I hate the “intolerance of intolerance is intolerance” meme that’s spread around the religious world.
“You can’t be critical of my discrimination because it’s part of my religion and therefore you’re discriminating against my religion and that makes you the bigot, not me!”
I agree with Katherine. This is a meme that’s spreading because people don’t really understand what tolerance is, and how it relates to justice. So let’s clarify those concepts a bit more.
Tolerance is when you put limits on how people treat other people, so that no one is at an unfair disadvantage. Tolerance, in other words, puts equal limits on everyone’s behavior, to create a safe and fair environment for everybody.Intolerance, by contrast, arbitrarily penalizes certain people in order to put them at an unfair disadvantage relative to the bigots. When the subject is people, the issue of tolerance vs. intolerance is a moral issue, because this kind of intolerance is immoral—it harms innocent people.
You can also be tolerant, or intolerant, with respect to certain ideas, but that’s when the issue of tolerance vs. intolerance ceases to be a moral issue. Ideas are not people, and they don’t have the same moral value as people. Some ideas are good and some are bad, and there’s nothing at all immoral about rejecting the bad ideas.
This doesn’t mean it’s ok to penalize people for expressing ideas you disagree with. Moral tolerance puts limits on your behavior, and does not permit you to deprive the other person of their right to free speech. But when you yourself personally reject the idea of, say, racism, you’re being intolerant of an idea, not of a person. You can reject racism all you want, without ever practicing intolerance towards people, and you’re fine, morally speaking.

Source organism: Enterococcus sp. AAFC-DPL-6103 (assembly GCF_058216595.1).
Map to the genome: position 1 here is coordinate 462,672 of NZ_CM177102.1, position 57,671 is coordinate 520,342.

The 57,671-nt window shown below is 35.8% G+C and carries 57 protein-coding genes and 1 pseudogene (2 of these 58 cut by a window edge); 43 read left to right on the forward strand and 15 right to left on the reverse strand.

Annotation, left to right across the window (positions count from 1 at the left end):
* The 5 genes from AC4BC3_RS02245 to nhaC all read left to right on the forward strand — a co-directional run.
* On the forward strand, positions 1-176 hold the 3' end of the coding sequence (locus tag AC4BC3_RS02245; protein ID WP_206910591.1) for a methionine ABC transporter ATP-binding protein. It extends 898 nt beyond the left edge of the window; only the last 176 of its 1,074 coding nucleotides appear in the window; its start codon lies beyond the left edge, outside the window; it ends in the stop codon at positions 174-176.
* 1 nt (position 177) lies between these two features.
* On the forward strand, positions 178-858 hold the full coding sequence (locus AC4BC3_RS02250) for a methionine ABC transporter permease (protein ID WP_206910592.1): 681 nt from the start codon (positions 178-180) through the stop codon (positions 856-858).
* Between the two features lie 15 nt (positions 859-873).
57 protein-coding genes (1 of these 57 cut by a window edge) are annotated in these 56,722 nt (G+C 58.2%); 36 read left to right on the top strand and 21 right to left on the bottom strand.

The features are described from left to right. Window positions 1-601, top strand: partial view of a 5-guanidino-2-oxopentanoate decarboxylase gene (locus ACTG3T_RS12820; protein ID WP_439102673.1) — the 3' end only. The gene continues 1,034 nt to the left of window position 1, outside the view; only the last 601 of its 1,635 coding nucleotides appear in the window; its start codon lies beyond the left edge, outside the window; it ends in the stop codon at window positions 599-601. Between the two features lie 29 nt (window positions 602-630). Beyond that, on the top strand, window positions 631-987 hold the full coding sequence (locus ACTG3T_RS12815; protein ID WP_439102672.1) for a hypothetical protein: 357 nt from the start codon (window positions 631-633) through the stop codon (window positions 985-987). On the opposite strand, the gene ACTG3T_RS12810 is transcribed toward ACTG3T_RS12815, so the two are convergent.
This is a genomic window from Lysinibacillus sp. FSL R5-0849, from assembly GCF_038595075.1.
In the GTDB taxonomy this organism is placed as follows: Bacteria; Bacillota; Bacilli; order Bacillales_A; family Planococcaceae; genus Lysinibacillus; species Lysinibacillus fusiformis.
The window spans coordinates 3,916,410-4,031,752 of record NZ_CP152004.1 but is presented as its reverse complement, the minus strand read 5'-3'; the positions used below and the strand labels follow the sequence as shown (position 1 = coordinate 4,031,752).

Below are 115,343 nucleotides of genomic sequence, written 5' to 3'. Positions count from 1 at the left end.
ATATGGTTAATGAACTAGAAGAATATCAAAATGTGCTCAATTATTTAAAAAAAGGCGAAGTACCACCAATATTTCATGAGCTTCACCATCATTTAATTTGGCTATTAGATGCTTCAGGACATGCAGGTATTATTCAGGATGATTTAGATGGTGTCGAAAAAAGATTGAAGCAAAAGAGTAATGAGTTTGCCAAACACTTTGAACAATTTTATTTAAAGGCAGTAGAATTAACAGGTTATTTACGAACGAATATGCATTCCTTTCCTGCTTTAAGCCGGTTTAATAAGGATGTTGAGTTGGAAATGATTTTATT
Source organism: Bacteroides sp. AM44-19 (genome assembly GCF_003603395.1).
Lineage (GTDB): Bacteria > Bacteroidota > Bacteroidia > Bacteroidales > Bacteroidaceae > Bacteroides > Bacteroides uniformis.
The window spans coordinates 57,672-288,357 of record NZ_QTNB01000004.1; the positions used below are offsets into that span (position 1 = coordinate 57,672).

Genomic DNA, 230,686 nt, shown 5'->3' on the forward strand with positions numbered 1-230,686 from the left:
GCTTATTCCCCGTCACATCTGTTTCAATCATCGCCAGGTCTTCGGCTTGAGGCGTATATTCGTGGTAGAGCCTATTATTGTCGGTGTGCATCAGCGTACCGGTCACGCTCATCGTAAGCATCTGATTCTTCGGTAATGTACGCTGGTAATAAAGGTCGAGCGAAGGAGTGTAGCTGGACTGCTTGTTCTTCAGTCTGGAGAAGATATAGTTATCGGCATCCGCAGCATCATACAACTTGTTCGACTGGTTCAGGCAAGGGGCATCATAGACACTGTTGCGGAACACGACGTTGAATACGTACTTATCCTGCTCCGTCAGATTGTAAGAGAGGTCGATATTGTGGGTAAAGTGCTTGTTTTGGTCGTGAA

What about penalties for the intolerant, though? If we impose sanctions on those who practice intolerance towards people, have we violated the principle that tolerance puts limits on our behavior? No, because tolerance is an ideal that must be mediated and protected by justice. It’s all well and good to declare that intolerance is immoral, but if there are no negative consequences for immoral behavior, what’s to stop people from doing it anyway?
This is where we need to understand the idea of justice vs. injustice. Justice punishes people for doing the wrong thing, and injustice punishes people for being the wrong thing. Justice discourages wrong behavior by imposing a penalty that’s proportional to the harm caused by the miscreant. Thus, to the extent that people cause harm to others, through their intolerant behavior towards people, it is only fair and just for them to receive penalties proportional to the harm they cause. To the extent that people are only guilty of being the “wrong” thing (in the bigot’s eyes), it would be unjust and immoral to penalize them, because that would be genuine, immoral intolerance.
When racists attempt to marginalize other races, and to subject them to economic and social disadvantages, it is only justice, and not intolerance, when the racists find themselves marginalized and unable to, say, successfully run for political office. Those who successfully promote intolerant behavior towards people are guilty of crimes that produce tangible harm and that deserve proportional penalties. This is not intolerance, this is applying justice in a way that promotes genuine tolerance and discourages immoral intolerance.
The same is true with respect to fundamentalists who seek to oppress and marginalize unbelievers, and homophobes who seek to promote intolerance and oppression of gays. Intolerance of people is what is immoral; intolerance of bigoted ideas a virtue, because it is the most consistent with being tolerant of people.
Intolerance of intolerant ideas is not intolerance of people. The latter is immoral, the former is a virtue.